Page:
The Best Picture Winners That Never Were – Part One (1946 – 1990)

apocalypsenow

“…it’s judgement that defeats us.”

Everyone loves a list. I’m starting to quite enjoy writing them too. And seeing as it’s that time of year, it’s about time for an Oscars list. Given the atmosphere surrounding the awards nowadays – a lack of diversity, no Oscars for DiCaprio and yet another Interracial Double Penetrations sequel being left off the damn best films list – I thought up a list of “Also Ran” films. Those that should’ve won the Best Picture award the year they were nominated over what actually won.

As per usual, I used my very simple, very unscientific methods and rules to put this list together, which are as follows. Firstly, I only picked ten. From that list of films I’ve only picked ones that were nominated for the award but lost. If I didn’t, it’d be a list filled with films like Fight Club, Terminator 2: Judgement Day and American History X. Second, the list is based on nothing but my opinion. Hopefully you’ll agree with me in my choices, but its ok if you don’t.

So, without further ado, let’s crack on with those films robbed of the most coveted of prizes.


1946 – It’s a Wonderful Life

Losing out to The Best Years of Our Lives, this timeless Christmas movie is the first of a few films on this list with the same quality; years, nay decades after the film lost out on its Oscar, its quality and staying power far surpasses that of the film that beat it.

Frank Capra’s Christmas movie about a man who is shown just how bad life for everyone else would have been if he hadn’t existed has far outlasted William Wyler’s post-World War II drama. All these years later, while Best Years is still a great film, It’s a Wonderful Life is a time tested, sitcom approved, feel good journey worthy of its spot on BBC One every Christmas.


1971 – A Clockwork Orange

Ok, this one was tough. I wasn’t sure it should be here but after a lot of thinking, and watching both films again just because I can, I truly believe that Stanley Kubrick’s masterpiece was robbed to give the statue to William Friedkin’s The French Connection.

I’m very aware that this is likely to get me lynched. Sadly this probably won’t be the last film on the list to do that. Even worse because you won’t find Friedkin’s The Exorcist anywhere on this list. But I simply didn’t think that ’71s Oscar winner – while well made and gritty – was the better of these two films. Kubrick’s social commentary is just as scathing, and maybe more relevant today than it ever has been.


1979 – Apocalypse Now

Beaten out by Dustin Hoffman and Meryl Streep’s divorce drama Kramer Vs. Kramer, which also took a crap load of other Oscars for its director and stars; Francis Ford Coppola’s Vietnam War epic is undoubtedly one of the greatest war films, if not one of the greatest films, ever made. Based on Joseph Conrad’s Heart of Darkness, the film, like its source material, plays with the idea that the line between being a civilised member of society and being a savage is much thinner and much more delicate than we are willing to believe.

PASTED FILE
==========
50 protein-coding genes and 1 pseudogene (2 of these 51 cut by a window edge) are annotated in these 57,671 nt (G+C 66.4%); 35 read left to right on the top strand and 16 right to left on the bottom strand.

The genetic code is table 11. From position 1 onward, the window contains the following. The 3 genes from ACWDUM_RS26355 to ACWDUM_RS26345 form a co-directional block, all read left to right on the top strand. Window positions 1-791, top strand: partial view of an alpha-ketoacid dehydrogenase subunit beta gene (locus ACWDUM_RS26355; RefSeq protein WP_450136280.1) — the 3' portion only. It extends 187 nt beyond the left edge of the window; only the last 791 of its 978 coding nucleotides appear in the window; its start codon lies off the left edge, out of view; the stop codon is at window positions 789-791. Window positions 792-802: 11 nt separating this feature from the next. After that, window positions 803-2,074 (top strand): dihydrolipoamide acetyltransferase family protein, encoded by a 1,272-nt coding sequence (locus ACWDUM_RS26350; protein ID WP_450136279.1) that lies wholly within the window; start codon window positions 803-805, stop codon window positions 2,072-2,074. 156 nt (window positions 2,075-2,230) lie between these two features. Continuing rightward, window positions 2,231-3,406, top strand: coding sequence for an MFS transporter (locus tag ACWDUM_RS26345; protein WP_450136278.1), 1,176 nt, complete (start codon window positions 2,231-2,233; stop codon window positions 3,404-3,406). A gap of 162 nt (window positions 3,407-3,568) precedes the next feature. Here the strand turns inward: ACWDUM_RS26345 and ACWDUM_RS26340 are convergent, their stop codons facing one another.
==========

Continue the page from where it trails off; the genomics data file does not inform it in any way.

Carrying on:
Another in the list that is still relevant and poignant today, far more than the film that beat it to the podium that year, Apocalypse Now is a genuinely timeless film that while it still gets the recognition it deserves today. It definitely deserved the statue that year.


1989 – Born on the Fourth of July

Another tough decision. Beaten to the finish by Driving Miss Daisy, Oliver Stone’s biopic about paralysed Vietnam veteran Ron Kovic who, feeling betrayed by his country after he returns from the war, becomes an anti-war/pro-human rights activist. It was the perfect follow up to the director’s Oscar winning Platoon from a couple of years previously.

Obviously, both this and Miss Daisy had hard pressing issues that needed to be brought into the light, of course they did. And I’m not naive enough to say that the racially charged drama didn’t or doesn’t have a place on film history; but while the issues of race in America have been regularly brought into the spotlight by those in Hollywood, those hitting veterans – injured or not – seem to have been forgotten.


1990 – Goodfellas

No, I don’t think Dances With Wolves deserved an Oscar. I don’t even think it’s a good film all on its own. But when you compare it to one of the greatest crime dramas ever made that doesn’t have Godfather in the title, it’s just bloody awful. I mean come on, four hours of Kevin Costner prancing around like Mowgli from The Jungle Book making friends with Wolves when everyone else is busy fighting a war? Just… No.

Fellas on the other hand, is an hour and a half shorter for a start – I mean seriously, I can watch this and Another 48 Hours in the time Wolves is on for – but it doesn’t have a single frame that I’d take out of it. A perfect cast and a perfect script, perfectly directed and worthy of repeat viewings. I’m using the word again, but it’s timeless, it’s a classic. Dances With Wolves is boring, forgettable nonsense in comparison.


So what do you think? Am I right? Wrong? Racist? Either way, I’ve got more to come…

To Be Continued…

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